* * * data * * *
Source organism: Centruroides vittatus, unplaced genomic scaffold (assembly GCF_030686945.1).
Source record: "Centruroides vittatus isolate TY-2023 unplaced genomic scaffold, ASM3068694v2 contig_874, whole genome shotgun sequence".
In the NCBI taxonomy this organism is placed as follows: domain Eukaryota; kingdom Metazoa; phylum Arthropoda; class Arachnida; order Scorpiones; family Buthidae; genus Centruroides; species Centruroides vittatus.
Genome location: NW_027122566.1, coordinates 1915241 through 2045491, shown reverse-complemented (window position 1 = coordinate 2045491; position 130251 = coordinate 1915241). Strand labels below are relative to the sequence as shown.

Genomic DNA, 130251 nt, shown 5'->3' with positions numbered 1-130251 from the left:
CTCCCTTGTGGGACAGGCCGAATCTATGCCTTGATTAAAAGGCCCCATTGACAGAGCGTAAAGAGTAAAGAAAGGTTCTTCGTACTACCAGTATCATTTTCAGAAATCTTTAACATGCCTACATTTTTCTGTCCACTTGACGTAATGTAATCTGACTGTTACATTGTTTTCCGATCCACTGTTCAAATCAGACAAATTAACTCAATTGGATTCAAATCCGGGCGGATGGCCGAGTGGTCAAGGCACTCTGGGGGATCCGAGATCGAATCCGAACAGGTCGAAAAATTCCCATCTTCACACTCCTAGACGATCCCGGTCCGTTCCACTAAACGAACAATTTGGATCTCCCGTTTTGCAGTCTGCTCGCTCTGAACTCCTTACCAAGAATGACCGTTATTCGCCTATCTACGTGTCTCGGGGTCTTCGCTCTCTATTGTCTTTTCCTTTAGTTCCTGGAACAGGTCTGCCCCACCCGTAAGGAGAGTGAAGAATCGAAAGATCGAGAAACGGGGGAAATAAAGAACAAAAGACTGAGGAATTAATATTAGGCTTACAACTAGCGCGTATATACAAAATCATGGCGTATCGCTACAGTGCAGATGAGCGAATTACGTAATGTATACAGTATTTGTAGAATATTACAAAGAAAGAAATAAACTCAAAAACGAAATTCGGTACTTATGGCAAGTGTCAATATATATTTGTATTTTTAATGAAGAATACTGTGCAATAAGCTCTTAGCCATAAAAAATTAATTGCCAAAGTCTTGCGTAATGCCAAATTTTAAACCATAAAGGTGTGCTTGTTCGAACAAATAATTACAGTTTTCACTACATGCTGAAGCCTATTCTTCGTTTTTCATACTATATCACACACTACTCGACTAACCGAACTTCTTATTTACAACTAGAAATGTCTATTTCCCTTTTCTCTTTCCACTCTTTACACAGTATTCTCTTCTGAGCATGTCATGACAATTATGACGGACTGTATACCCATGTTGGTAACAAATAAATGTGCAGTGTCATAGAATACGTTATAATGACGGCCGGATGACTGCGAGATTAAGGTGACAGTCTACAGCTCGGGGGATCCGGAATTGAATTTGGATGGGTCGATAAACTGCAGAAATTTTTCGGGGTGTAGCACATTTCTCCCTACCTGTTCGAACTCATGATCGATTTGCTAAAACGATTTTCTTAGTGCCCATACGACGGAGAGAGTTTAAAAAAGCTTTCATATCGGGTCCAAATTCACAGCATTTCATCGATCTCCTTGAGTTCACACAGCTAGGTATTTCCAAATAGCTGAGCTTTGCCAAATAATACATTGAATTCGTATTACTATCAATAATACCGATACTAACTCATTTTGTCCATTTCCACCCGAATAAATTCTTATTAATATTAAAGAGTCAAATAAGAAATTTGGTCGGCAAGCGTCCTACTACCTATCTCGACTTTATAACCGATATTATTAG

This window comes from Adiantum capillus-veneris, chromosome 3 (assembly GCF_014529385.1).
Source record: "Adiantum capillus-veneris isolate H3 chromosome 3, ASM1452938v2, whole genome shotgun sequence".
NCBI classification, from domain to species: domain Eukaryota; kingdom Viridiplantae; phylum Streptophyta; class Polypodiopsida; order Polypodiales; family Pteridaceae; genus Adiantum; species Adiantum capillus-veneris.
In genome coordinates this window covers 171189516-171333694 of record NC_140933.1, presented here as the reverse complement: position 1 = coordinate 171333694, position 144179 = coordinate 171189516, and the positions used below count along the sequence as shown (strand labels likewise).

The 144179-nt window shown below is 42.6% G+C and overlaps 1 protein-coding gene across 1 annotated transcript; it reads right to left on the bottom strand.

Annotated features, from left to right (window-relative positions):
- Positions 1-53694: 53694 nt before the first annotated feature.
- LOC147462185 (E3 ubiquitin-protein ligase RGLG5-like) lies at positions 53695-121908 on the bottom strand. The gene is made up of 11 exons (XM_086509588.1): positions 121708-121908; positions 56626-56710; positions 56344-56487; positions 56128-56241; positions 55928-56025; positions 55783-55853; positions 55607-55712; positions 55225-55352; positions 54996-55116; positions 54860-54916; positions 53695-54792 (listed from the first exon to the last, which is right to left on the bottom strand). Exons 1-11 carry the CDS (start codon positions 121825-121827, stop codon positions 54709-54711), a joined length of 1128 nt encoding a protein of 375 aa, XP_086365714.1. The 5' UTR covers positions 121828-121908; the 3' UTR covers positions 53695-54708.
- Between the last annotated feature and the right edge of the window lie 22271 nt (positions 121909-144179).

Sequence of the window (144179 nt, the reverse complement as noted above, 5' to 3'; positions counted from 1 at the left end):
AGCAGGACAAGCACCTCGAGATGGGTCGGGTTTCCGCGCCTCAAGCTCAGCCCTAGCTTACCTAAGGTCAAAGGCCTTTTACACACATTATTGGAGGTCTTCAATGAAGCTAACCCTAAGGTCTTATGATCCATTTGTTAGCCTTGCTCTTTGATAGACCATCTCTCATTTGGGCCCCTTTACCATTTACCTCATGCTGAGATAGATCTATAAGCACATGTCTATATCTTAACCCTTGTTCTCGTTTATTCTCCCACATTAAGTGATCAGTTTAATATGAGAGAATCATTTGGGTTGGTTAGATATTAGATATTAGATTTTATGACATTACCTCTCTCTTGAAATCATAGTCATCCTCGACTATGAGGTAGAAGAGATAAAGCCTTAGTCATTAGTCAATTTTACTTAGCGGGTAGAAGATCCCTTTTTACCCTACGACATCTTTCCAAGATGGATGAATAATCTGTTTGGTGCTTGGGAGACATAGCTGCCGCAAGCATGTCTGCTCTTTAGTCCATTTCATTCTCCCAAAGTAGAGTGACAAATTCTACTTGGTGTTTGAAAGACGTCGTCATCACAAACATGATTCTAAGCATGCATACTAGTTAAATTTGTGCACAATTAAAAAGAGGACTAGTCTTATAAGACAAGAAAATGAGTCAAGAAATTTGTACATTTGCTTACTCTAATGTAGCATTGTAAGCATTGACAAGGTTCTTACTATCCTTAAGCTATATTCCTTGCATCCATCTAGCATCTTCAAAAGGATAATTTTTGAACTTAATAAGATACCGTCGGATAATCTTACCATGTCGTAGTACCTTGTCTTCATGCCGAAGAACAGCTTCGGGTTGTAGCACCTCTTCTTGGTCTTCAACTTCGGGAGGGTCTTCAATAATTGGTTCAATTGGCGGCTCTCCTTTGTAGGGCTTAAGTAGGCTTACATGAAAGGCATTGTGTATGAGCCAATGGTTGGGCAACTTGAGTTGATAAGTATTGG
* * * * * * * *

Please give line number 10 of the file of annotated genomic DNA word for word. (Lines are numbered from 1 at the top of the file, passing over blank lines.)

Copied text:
In genome coordinates this window covers 171189516-171333694 of record NC_140933.1, presented here as the reverse complement: position 1 = coordinate 171333694, position 144179 = coordinate 171189516, and the positions used below count along the sequence as shown (strand labels likewise).